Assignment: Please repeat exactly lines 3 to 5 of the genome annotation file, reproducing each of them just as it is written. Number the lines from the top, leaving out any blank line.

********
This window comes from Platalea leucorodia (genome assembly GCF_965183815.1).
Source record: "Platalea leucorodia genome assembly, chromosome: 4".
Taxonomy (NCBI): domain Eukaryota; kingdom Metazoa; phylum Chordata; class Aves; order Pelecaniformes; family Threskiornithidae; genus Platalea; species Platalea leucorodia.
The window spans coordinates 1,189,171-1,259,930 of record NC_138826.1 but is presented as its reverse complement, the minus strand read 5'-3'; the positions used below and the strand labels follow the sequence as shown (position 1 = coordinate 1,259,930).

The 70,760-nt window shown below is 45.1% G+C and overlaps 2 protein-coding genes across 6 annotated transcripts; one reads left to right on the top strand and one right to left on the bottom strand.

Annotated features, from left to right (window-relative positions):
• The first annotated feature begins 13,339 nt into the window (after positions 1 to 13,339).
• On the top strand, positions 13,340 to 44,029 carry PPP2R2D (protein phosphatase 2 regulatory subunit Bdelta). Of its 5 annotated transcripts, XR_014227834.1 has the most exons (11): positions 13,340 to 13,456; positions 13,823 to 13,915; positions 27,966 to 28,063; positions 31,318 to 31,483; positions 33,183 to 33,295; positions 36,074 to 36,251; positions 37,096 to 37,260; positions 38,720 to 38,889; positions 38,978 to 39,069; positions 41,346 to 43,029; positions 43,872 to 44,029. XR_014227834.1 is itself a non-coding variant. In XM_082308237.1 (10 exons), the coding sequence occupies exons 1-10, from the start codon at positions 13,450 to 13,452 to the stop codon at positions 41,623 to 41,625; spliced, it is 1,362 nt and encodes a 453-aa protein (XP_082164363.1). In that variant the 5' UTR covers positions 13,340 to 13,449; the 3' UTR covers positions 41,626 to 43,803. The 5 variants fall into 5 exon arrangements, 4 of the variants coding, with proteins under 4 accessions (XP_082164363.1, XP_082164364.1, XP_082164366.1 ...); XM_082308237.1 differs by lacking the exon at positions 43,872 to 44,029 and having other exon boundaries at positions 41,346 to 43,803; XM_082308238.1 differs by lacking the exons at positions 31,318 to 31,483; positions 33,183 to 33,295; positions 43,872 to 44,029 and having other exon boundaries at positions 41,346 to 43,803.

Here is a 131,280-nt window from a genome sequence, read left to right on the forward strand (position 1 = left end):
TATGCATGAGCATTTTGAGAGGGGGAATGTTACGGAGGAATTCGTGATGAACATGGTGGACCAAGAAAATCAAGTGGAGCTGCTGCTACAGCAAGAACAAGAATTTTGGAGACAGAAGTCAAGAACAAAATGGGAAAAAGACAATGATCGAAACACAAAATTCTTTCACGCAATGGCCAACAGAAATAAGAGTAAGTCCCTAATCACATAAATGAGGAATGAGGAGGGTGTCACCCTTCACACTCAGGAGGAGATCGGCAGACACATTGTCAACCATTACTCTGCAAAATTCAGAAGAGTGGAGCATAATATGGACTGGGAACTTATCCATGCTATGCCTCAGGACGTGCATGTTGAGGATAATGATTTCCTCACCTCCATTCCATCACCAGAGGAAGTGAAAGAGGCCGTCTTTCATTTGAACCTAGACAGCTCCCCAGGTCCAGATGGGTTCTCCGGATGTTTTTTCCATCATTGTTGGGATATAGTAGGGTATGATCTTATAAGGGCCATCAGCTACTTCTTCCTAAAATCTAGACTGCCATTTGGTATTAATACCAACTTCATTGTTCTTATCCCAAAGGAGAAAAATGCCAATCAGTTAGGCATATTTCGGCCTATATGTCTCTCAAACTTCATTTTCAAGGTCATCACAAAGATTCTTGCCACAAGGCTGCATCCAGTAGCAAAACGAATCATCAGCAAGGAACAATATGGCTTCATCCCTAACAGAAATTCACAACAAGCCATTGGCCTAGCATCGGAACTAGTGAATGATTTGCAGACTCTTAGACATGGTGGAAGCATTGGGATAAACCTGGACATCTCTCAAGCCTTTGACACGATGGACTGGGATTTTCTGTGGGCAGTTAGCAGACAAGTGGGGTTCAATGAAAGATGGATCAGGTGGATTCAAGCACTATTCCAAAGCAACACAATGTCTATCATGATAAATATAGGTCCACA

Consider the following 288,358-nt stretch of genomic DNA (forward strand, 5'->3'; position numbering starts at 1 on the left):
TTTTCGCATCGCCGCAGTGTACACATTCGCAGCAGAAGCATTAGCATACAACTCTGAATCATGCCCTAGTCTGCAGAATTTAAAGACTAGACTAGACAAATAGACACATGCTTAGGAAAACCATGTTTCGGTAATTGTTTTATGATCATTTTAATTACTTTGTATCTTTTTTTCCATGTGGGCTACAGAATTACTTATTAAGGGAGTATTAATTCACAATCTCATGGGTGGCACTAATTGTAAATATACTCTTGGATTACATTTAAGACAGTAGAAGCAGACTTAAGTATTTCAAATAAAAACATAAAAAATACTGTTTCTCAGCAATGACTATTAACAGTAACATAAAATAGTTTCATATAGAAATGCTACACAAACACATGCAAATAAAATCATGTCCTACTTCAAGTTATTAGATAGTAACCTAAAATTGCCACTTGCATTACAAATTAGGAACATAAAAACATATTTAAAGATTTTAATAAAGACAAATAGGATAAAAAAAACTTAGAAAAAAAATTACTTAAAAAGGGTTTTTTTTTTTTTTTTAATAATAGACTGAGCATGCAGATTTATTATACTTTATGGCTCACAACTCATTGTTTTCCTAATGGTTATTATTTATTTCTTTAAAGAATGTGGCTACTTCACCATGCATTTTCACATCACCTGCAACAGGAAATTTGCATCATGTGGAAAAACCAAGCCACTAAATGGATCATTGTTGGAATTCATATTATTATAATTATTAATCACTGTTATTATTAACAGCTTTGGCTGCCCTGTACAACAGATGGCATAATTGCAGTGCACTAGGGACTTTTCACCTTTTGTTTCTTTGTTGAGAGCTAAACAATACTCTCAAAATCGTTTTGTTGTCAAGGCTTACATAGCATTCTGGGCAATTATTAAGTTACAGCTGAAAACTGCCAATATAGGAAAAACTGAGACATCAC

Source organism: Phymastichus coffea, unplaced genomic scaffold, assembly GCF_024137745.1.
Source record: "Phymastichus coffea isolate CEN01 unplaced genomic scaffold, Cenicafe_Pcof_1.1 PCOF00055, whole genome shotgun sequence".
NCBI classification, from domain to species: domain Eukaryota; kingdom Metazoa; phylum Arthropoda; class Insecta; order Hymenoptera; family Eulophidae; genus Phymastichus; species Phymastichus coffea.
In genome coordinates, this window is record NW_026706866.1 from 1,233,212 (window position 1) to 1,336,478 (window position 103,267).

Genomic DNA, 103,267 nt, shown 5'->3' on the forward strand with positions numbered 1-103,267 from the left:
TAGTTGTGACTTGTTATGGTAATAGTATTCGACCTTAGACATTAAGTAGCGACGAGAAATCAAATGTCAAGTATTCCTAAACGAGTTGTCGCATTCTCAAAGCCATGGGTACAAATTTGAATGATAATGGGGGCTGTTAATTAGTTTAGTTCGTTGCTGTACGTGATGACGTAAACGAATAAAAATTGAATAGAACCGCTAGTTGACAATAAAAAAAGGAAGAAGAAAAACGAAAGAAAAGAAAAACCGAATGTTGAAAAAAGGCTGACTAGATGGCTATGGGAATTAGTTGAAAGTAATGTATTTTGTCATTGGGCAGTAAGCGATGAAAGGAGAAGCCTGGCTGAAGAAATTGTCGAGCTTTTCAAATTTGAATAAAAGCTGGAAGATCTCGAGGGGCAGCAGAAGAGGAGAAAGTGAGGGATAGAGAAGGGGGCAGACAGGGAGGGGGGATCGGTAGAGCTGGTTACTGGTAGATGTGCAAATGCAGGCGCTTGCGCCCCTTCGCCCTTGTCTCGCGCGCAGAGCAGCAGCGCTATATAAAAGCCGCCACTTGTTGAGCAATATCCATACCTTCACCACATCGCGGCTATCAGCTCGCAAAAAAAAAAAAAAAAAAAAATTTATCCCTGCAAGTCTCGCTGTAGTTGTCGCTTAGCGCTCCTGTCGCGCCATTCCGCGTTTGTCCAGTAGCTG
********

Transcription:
Taxonomy (NCBI): domain Eukaryota; kingdom Metazoa; phylum Chordata; class Aves; order Pelecaniformes; family Threskiornithidae; genus Platalea; species Platalea leucorodia.
The window spans coordinates 1,189,171-1,259,930 of record NC_138826.1 but is presented as its reverse complement, the minus strand read 5'-3'; the positions used below and the strand labels follow the sequence as shown (position 1 = coordinate 1,259,930).

The 70,760-nt window shown below is 45.1% G+C and overlaps 2 protein-coding genes across 6 annotated transcripts; one reads left to right on the top strand and one right to left on the bottom strand.